Alert level 3, or Red, Alert, will have the toughest local restrictions to date. No social contact allowed outside of the household, closure of pubs, restaurant and leisure outlets, no sports. Places of worship would remain open.
Like Britain, France has opted for localised restrictions. The Health Ministry uses a four-stage alert of pink, red, dark red and grey, which stand for alert, heightened alert, maximum alert and state of emergency. ‘Alert’ is an infection rate of 50 cases per 100,000 people. Local authorities are encouraged but not forced to put in restrictions. ‘Heightened alert’ is an infection rate above 150 cases per 100,000, in which the authorities must enforce measures such as 10pm bar closures. ‘Maximum alert’ is 250 cases per 100,000, or when 30 per cent of intensive care beds are Covid-19 patients. All bars must close for at least two weeks. Cinemas, museums and theatres will be exempt with sufficient hygiene protection. State of emergency is full lockdown.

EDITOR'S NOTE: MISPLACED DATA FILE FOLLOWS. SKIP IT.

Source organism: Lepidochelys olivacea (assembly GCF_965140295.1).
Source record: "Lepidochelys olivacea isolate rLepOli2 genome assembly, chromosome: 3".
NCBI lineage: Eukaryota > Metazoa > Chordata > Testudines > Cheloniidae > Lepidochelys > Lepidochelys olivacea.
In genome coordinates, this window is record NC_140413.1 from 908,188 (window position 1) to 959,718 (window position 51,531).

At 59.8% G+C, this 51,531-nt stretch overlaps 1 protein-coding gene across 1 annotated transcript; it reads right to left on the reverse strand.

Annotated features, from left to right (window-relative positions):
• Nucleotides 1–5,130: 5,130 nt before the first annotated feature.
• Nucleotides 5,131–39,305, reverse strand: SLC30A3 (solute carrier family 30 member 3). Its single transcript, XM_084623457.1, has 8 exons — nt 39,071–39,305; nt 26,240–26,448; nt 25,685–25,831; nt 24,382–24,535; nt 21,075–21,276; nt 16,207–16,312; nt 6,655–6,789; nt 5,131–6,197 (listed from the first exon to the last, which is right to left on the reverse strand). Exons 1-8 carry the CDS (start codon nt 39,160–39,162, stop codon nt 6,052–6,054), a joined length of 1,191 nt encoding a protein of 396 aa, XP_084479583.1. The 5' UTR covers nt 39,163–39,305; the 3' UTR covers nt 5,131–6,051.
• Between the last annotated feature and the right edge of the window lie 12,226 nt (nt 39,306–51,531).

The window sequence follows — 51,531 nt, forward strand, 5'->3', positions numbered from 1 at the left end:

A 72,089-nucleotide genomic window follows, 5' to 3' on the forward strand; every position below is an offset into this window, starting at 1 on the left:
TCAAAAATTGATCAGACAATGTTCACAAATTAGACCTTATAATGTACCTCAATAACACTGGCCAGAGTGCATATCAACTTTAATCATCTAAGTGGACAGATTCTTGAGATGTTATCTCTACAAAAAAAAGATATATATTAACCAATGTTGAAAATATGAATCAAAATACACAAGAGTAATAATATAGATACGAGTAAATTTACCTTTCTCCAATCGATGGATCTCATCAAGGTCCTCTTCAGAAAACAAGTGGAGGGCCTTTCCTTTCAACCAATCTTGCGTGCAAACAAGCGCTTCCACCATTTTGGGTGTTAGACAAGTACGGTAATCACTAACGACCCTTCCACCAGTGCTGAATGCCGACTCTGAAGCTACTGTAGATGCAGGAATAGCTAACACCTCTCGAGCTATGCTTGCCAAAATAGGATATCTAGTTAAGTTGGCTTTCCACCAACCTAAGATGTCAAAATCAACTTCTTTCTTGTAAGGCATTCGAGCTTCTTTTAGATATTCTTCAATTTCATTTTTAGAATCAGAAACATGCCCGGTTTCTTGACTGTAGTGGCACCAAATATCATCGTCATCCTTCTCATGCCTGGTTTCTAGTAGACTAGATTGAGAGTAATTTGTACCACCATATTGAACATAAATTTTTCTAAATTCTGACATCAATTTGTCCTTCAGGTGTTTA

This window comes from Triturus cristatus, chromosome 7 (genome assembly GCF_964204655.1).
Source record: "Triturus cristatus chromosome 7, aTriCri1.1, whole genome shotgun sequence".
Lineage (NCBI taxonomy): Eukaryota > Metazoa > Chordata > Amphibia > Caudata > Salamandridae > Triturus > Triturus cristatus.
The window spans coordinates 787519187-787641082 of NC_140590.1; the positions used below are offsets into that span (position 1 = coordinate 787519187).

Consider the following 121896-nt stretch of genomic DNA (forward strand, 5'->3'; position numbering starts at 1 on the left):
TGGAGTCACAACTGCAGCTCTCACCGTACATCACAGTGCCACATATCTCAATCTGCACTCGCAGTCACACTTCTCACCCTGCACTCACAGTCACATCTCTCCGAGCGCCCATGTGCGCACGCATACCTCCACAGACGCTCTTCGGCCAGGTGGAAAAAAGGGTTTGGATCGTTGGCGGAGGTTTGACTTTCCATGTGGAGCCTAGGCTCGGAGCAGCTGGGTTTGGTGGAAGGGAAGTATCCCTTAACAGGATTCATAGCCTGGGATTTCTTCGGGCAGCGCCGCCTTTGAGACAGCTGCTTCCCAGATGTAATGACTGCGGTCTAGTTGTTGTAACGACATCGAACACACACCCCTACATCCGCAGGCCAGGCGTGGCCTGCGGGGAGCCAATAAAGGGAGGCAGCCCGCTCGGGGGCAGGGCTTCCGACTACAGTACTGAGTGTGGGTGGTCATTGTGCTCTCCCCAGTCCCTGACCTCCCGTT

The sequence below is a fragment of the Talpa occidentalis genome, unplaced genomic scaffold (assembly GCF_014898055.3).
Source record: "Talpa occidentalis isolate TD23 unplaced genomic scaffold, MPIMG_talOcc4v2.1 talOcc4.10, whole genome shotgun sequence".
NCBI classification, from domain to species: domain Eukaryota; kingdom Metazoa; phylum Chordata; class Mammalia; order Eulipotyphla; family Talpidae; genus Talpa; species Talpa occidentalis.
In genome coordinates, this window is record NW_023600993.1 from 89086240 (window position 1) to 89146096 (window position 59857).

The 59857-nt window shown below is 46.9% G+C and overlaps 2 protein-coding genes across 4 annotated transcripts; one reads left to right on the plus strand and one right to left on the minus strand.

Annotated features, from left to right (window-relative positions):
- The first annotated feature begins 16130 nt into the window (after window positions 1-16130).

Germany brought in its traffic light system to Berlin in May. If there are below 20 infections per 100,000 inhabitants within seven days it stays at green, if it goes over 20 then it turns yellow. If there are 30 new infections per 100,000 it goes red. If the reproduction rate is 1.1 on at least three consecutive days, the traffic light turns yellow and at a rate of 1.3, it turns red. If 15 per cent of intensive care beds are Covid-19 patients, it’s yellow and at 25 per cent it turns red. If two of the three above indicators turn red, reinstatement of lockdown measures is likely.
The Health Ministry introduced a traffic light alert system in July but it does not come with measures to be taken as infection spreads. Instead, the system gives the government an overall picture of the national situation. The level stayed at green if the seven-day incidence rate was under 10 cases per 100,000 people. Between 10 and 20 it was yellow and over 30 it went red.